Unexpectedly Bad Jobs Report Puts Obama on the Defensive

The White House finally thought it was safe to talk about the economy again. Chastened by the public backlash over the self-congratulatory stance they took and the wildly optimistic economic predictions they made during the early years of the recovery (“recovery summer,” anyone?), the Obama Administration has been careful in recent years to toe a careful line: Discuss progress, but highlight uncertainty.

But the boy who cried wolf finally thought he saw a bull economy that would last. Monthly job growth for 2014 averaged 269,000 a month, the unemployment rate ticked down to 5.5 percent, and economic growth was slowly picking up.

“[W]e’re now in the midst of the longest streak of private sector job growth on record: 60 consecutive months, five straights years, 12 million new jobs,” the president told the City Club of Cleveland last month. “Now, this progress is no accident. First and foremost, it’s the direct result of you, the drive and determination of the American people. But I’m going to take a little credit. It’s also the result of decisions made by my administration . . .”

Not everyone shared President Obama’s enthusiasm. George Will, writing in the Washington Post, provided some perspective:

[T]he economy had gone 43 consecutive quarters without 5 percent growth, the longest such period since the government began keeping the pertinent records in 1947. And even with this third quarter, growth for 2014 was just 2.4 percent, making this the ninth consecutive year under 3 percent. During the recovery from the recession of 1981-1982, there were five quarters of 7 percent or higher growth, and five years averaged 4.6 percent growth.

There also was unmerited triumphalism about November’s job growth of 353,000. This was just the fifth month of 300,000-plus growth in the 68 months since the sluggish recovery began in June 2009. In the 1960s, there were nine months of 300,000-plus job creation — and at its highest, in 1969, the nation’s population was nearly 118 million smaller than today’s. In the 1980s, there were 23 months of 300,000-plus jobs, and the nation’s population in 1989 was 73 million smaller than today’s 320 million.

Will labeled the White House’s irresponsible self-adulation a case of “defining economic failure down,” and recent economic indicators suggest he was correct.

The month of March brought a slew of bad economic news. The number of Americans filing for unemployment aid rose to its highest level in nearly a year. Factory orders, which are often seen as a measure of a business’ future spending plans, fell for the sixth straight month. Fourth-quarter productivity declined markedly, a sign that employers may push new hires to work more effectively rather than continue hiring. Retail sales plunged unexpectedly, which is made more problematic by the fact that consumers should have more money to spend given low oil prices. And manufacturing growth suffered its fifth straight drop, an indication that retailers want to clear their shelves before placing new orders.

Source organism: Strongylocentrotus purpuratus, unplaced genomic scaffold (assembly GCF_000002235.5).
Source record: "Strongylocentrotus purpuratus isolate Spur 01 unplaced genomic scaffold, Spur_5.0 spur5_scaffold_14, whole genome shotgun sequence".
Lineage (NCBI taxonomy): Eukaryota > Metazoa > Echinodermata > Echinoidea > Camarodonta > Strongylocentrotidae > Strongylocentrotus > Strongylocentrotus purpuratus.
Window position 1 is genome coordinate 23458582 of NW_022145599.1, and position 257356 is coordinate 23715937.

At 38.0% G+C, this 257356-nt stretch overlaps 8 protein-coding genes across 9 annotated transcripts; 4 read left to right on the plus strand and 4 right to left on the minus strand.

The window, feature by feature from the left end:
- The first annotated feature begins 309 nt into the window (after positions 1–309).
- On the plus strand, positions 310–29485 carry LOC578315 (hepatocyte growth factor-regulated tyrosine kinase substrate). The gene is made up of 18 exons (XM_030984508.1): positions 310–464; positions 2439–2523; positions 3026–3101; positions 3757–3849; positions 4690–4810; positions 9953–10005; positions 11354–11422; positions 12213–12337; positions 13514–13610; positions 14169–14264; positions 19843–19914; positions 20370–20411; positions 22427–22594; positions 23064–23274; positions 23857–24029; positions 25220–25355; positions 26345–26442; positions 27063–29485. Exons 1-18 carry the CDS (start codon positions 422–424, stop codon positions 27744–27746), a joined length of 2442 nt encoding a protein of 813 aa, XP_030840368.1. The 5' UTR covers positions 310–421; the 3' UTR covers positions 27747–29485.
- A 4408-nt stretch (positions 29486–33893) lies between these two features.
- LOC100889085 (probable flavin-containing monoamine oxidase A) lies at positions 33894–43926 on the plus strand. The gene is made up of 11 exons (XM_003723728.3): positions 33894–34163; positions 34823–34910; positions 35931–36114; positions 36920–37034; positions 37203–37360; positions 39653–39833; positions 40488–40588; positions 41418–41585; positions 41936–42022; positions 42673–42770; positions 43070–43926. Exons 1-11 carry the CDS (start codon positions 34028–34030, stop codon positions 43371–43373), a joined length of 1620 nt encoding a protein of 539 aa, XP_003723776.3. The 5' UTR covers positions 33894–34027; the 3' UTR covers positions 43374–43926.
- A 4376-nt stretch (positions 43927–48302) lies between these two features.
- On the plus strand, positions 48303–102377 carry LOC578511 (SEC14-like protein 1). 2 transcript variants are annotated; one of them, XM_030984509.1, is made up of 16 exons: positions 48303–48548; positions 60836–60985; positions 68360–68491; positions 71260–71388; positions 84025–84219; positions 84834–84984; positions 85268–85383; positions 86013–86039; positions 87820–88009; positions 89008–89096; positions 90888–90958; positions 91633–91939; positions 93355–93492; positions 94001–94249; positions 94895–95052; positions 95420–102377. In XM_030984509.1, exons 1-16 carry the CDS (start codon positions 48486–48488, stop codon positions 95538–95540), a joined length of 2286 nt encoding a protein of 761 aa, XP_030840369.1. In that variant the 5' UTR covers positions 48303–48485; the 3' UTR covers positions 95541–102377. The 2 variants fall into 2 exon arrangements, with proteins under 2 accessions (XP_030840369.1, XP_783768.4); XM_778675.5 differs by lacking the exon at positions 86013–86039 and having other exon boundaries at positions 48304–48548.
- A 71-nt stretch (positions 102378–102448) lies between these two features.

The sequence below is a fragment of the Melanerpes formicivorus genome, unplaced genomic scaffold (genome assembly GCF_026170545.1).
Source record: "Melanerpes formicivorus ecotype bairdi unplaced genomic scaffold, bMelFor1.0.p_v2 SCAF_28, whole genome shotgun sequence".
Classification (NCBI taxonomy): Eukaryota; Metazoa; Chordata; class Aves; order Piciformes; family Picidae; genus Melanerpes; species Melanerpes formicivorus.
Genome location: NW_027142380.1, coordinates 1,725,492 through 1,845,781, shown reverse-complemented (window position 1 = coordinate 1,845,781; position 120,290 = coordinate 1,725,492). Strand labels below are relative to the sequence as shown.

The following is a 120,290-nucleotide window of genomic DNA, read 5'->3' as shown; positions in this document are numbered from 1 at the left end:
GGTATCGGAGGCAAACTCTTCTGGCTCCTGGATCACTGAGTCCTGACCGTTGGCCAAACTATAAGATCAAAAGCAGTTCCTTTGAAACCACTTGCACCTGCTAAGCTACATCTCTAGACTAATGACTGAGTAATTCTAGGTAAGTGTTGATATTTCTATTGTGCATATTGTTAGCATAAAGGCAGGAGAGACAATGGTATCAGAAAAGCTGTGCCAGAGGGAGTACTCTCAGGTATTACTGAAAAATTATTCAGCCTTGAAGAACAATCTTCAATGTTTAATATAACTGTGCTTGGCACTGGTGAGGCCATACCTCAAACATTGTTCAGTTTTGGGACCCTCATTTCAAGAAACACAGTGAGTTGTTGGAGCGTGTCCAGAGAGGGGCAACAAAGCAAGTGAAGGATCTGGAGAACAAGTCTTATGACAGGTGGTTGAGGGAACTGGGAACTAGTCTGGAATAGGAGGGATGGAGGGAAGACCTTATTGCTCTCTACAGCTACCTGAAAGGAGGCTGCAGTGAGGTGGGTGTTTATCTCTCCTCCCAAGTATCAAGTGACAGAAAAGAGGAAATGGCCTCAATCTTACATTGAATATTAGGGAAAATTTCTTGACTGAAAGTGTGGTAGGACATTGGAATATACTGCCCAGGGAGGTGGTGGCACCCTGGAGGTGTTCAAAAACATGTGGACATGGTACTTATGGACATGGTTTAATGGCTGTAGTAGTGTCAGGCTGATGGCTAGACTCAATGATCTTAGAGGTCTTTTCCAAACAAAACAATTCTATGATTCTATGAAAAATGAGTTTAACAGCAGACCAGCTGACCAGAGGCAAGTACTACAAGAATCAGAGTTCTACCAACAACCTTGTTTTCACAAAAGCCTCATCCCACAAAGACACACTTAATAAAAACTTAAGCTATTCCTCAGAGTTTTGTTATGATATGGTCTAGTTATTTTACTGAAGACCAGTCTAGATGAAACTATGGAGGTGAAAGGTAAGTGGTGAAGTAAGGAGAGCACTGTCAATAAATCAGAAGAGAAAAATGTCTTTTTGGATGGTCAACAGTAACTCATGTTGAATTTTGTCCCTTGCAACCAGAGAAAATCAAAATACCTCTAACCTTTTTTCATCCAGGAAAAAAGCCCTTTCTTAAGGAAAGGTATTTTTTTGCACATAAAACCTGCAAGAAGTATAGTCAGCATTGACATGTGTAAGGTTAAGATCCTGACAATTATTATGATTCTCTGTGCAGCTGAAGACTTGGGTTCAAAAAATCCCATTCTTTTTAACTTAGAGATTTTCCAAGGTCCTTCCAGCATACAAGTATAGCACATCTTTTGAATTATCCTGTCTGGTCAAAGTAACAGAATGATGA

It came as little surprise then that the March jobs report was deeply troubling. While economists predicted job growth in the 245,000 range, the Bureau of Labor Statistics reported that total nonfarm payroll increased by a relatively meager 126,000. Sadly, the cause of the slowdown seems to have been caused by something more deep-seated than weather. Reuters reports:

Economists polled by Reuters had forecast payrolls increasing 245,000 last month. The small job gains could fan fears that the recent weakness in economic activity could be more fundamental rather than the result of transitory factors.

There was no sign that the weather had impacted the payrolls gain, though construction employment fell.

The labor market had largely shrugged off a harsh winter, a buoyant dollar, weaker global demand and a now-resolved labor dispute at West Coast ports, which have combined to undermine economic activity in the first quarter.

Also of note was the fact that January and February’s jobs numbers were revised downward, suggesting this may be more than a one-month anomaly.

Even President Obama appears increasingly aware that the job boomlet could be coming to a quick end.

“Our economy has been growing, we’ve got momentum,” Obama said Thursday. “But that momentum can stall. Because the economies in Europe are weak, the economies in Asia are weak, the dollar is becoming stronger because a lot of people want to park their money here, they think it’s safer, but that makes our exports more expensive.”

The president has been desperate to deliver economic good news for years. It appears, once again, he’s going to have to settle for explaining why the good news will have to wait.